Alternative to opioids


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In light of the opioid crisis, doctors are searching for alternatives to help patients with chronic pain. But one out of the box alternative is working for one woman.

Helen Brindell’s love for gardening is easy to see.

Brindell said, “It’s what I love to do. It’s what I love to do!” But what you can’t see is Brindell’s chronic back pain.

“I couldn’t get down like this, without a lot of pain or maybe with someone helping me up,” said Brindell.

Determined not to take opioids, Brindell was faced with a tough choice. She could get a spinal fusion to help the pain but that would mean kissing gardening goodbye.

“I was at the point where I wasn’t sure what I was going to do because what I was doing wasn’t working,” said Brindell.

That’s when her surgeon Doctor Rex Marco mentioned a third option, a meditation app.

“I don’t believe it. I didn’t believe it,” said Brindell.

But Doctor Marco says there’s science to meditation. Pain creates a stress response in the body that can cause anxiety, causing a bigger stress response and more anxiety.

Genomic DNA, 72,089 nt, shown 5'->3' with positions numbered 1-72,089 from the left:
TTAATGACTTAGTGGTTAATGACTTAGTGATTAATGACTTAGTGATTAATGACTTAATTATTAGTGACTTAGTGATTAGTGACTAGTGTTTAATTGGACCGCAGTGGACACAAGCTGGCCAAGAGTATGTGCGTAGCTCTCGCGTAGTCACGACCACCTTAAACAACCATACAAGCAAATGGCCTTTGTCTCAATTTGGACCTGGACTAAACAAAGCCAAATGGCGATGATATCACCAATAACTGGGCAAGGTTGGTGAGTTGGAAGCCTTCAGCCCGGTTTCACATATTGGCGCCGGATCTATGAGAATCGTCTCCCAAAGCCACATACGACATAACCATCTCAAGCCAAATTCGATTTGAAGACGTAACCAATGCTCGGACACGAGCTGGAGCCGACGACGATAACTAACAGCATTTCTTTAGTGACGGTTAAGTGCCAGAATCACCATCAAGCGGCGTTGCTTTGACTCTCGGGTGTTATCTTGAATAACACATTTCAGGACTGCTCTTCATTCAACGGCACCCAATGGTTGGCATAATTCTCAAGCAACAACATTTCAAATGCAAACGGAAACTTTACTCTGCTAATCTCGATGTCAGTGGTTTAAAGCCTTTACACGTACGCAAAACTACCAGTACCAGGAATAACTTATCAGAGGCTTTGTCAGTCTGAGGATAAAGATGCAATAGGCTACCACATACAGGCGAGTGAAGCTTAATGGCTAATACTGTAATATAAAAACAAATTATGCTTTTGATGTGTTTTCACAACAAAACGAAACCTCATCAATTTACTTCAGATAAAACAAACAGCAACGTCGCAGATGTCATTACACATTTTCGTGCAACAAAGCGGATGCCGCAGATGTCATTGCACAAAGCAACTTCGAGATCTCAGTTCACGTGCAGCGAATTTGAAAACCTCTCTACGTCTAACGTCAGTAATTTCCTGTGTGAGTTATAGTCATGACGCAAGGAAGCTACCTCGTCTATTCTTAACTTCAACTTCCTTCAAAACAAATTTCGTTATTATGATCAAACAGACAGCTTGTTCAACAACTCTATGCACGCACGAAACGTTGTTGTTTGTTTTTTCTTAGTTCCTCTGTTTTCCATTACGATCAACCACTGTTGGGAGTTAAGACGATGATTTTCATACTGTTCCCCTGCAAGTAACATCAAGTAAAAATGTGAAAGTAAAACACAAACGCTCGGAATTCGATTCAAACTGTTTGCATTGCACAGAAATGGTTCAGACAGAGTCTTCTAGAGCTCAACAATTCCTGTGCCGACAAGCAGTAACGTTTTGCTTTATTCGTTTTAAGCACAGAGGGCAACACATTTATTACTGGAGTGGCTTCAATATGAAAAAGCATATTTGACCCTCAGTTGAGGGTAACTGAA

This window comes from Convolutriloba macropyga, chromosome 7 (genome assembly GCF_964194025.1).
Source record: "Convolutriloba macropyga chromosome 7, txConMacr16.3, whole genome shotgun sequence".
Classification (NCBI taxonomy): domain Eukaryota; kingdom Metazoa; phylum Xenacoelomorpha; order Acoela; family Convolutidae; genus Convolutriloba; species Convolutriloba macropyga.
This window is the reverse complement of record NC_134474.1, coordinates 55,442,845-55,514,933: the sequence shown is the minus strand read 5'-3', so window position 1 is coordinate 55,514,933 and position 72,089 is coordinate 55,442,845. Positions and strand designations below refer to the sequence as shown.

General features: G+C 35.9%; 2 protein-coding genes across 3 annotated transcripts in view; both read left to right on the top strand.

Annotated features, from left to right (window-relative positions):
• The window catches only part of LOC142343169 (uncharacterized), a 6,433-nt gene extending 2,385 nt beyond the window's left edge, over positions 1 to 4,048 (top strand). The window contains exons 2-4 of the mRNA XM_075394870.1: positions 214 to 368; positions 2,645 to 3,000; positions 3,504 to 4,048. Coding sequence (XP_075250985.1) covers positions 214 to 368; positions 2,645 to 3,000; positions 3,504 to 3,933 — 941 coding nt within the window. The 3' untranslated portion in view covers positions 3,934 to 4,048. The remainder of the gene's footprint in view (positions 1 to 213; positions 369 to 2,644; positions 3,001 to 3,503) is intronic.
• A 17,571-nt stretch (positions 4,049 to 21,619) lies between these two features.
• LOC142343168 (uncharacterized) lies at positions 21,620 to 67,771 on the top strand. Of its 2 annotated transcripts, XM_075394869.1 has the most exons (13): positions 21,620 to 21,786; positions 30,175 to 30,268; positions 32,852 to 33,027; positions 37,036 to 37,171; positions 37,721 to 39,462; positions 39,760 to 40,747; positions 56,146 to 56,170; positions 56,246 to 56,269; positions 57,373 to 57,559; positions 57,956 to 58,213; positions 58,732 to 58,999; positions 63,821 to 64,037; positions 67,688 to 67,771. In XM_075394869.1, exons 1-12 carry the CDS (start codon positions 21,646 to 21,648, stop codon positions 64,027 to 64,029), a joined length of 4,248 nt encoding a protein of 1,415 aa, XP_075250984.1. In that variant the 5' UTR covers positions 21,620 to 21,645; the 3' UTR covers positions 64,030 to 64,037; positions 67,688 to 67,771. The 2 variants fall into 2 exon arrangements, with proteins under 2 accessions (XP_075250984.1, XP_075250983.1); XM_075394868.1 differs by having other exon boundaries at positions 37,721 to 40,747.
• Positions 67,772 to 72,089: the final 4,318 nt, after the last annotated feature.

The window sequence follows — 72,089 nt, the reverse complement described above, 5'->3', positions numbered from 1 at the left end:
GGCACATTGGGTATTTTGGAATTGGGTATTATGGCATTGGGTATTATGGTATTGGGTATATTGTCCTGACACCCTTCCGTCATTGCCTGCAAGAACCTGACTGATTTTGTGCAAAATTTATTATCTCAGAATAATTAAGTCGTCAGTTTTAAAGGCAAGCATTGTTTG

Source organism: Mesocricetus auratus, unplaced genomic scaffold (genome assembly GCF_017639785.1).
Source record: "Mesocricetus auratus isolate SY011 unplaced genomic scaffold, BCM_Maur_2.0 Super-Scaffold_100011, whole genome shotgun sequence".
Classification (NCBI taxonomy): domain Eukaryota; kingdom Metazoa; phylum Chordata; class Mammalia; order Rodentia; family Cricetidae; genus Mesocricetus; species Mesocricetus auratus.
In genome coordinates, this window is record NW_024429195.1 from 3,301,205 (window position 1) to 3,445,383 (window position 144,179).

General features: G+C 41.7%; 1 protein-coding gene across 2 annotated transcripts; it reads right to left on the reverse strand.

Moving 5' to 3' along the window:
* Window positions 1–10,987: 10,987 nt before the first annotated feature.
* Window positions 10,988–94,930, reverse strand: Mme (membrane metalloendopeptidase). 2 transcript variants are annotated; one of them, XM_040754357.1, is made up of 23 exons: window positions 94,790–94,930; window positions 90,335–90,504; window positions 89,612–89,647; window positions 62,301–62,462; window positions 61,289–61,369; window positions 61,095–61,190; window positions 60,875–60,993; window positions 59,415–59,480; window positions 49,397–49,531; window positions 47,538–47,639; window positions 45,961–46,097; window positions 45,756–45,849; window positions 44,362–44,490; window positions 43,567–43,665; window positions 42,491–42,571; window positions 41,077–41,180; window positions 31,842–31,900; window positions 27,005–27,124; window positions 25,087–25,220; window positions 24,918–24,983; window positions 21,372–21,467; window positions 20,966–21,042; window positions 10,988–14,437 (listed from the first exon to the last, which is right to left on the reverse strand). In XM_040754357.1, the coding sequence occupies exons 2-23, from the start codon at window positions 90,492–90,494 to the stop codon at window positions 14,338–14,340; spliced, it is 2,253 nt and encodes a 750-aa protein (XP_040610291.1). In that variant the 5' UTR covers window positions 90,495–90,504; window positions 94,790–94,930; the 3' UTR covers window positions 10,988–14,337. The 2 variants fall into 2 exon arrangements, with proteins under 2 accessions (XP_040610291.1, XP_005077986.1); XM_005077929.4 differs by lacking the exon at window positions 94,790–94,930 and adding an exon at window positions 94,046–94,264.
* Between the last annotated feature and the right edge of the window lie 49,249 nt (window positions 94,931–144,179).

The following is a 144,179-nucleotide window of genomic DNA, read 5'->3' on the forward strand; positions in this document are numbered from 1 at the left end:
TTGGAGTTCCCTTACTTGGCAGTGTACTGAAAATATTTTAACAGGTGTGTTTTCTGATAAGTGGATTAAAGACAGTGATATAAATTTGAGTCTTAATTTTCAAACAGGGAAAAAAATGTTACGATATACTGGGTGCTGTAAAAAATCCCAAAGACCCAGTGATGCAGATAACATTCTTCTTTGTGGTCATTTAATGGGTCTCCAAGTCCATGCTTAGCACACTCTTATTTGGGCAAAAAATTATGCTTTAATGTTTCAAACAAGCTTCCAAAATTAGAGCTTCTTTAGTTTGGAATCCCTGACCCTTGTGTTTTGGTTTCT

Rex Marco, MD, Orthopedic Surgeon and Musculoskeletal Oncologist, Houston Methodist said, “It’s this vicious circle which can be slowed down by narcotics or by other mindfulness techniques.”

And while opioids flood the brain with dopamine studies show that meditation can increase dopamine naturally.

Doctor Marco said, “There is a scientific reason why this might help you.”

Brindell says it has helped her manage pain. “You just feel like … ahh,” said Brindell.

And can continue doing the hobby she loves. Brindell said, “I did it! I made all that beauty!”

Doctor Marco recommends a couple apps to his patients: “the back doctor” and “stop, breathe, and think.”

The exercises trigger the body to make endorphins.

You can find both of those for free in the app store.

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